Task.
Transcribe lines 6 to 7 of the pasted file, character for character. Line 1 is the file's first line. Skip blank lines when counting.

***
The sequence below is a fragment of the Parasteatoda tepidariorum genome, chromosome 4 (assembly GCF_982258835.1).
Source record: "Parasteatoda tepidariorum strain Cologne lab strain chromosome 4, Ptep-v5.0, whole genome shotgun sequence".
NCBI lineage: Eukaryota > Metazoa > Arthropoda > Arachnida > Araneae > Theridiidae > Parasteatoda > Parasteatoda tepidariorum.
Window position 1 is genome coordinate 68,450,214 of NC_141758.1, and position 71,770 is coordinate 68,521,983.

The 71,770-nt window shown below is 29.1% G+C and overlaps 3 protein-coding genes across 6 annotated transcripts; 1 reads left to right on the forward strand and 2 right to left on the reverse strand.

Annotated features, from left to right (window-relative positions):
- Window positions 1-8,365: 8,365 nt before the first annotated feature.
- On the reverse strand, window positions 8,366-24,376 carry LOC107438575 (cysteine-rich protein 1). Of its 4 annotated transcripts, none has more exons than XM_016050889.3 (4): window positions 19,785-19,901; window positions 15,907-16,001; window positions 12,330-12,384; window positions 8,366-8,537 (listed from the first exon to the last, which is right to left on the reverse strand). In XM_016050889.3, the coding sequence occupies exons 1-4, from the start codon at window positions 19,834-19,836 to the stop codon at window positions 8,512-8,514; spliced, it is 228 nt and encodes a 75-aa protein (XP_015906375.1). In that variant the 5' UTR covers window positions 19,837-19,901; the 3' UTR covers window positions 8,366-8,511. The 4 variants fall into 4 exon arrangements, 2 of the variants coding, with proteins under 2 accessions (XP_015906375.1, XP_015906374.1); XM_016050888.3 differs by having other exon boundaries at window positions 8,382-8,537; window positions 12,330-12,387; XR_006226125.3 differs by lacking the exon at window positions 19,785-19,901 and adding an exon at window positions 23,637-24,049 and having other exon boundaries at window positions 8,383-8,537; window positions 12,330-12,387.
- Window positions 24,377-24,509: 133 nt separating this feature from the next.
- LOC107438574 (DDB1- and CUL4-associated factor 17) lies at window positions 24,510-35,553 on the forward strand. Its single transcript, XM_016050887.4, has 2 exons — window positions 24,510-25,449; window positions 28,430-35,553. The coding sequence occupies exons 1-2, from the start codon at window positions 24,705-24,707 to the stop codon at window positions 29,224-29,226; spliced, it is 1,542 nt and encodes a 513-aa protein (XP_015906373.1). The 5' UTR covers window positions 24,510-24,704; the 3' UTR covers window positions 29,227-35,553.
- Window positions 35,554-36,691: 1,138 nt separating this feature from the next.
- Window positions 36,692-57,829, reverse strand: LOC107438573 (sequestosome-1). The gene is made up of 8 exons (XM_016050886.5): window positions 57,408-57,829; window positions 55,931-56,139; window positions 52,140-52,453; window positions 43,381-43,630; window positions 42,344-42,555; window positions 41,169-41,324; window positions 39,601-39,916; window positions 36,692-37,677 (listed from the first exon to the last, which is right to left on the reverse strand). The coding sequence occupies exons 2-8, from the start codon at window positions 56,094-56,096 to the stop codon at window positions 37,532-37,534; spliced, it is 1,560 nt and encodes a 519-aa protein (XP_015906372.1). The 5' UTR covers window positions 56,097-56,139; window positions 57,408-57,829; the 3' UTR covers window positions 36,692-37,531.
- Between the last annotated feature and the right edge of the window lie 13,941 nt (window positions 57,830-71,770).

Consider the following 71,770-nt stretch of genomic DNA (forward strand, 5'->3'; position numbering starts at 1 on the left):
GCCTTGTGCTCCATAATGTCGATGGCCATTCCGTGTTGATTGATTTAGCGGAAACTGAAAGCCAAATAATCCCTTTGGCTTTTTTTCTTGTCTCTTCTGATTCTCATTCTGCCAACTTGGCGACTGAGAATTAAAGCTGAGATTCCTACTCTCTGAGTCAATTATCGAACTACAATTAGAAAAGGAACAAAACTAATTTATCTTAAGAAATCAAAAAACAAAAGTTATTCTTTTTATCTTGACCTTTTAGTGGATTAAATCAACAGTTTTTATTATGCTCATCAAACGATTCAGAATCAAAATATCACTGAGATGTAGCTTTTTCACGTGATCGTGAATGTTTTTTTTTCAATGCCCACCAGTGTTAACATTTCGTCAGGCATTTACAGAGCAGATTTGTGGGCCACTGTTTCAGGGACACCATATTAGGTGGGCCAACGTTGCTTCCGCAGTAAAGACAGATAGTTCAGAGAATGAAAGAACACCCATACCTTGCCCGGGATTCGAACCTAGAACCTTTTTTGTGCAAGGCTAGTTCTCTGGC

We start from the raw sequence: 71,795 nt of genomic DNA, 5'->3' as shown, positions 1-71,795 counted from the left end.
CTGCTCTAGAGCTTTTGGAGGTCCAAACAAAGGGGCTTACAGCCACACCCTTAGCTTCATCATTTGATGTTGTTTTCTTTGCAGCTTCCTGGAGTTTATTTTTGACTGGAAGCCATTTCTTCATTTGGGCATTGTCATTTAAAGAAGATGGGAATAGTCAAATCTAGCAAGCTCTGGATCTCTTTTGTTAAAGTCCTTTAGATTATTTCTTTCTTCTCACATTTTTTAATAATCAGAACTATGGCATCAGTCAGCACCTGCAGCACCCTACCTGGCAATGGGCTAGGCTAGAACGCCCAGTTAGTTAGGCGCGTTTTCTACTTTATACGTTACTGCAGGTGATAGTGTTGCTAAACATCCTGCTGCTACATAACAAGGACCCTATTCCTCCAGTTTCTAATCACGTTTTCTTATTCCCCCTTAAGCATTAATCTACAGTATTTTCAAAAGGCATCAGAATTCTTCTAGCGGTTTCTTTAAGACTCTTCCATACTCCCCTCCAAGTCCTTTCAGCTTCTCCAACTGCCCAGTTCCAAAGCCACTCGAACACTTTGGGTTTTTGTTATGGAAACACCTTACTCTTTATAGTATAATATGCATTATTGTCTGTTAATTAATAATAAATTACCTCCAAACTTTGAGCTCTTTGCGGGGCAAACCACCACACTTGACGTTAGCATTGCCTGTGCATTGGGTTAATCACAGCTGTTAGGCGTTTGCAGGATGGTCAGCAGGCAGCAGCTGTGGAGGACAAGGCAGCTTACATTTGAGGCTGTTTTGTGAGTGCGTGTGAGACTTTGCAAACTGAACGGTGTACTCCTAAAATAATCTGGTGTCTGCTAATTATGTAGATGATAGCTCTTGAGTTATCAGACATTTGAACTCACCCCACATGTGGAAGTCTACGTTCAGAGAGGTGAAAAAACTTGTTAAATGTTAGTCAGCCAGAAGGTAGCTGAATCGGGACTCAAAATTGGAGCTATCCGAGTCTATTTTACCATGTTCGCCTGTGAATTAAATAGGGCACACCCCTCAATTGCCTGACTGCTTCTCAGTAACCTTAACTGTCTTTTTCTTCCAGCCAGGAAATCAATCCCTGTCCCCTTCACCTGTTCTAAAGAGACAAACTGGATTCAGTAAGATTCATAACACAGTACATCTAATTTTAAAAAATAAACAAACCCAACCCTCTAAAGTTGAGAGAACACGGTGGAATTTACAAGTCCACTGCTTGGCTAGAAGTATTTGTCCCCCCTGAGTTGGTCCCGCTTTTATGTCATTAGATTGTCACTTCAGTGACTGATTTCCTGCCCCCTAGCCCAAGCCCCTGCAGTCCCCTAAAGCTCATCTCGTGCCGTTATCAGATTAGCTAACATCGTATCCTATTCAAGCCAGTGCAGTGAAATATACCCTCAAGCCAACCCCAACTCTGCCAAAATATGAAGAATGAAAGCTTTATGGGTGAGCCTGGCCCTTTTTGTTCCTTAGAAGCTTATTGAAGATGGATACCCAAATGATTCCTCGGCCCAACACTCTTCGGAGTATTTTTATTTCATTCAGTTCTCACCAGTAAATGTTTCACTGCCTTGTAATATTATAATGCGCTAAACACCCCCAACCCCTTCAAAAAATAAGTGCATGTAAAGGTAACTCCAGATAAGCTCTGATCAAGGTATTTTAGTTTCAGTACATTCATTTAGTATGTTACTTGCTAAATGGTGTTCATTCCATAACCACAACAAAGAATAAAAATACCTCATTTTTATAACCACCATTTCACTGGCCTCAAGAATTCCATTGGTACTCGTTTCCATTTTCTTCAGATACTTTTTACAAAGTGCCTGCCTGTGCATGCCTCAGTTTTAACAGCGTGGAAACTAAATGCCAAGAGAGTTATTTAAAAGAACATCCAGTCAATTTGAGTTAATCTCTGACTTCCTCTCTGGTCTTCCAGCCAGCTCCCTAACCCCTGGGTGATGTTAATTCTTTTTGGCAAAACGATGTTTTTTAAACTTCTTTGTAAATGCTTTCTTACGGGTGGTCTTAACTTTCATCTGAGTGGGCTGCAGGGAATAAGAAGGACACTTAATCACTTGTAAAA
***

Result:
Annotated features, from left to right (window-relative positions):
- Window positions 1-8,365: 8,365 nt before the first annotated feature.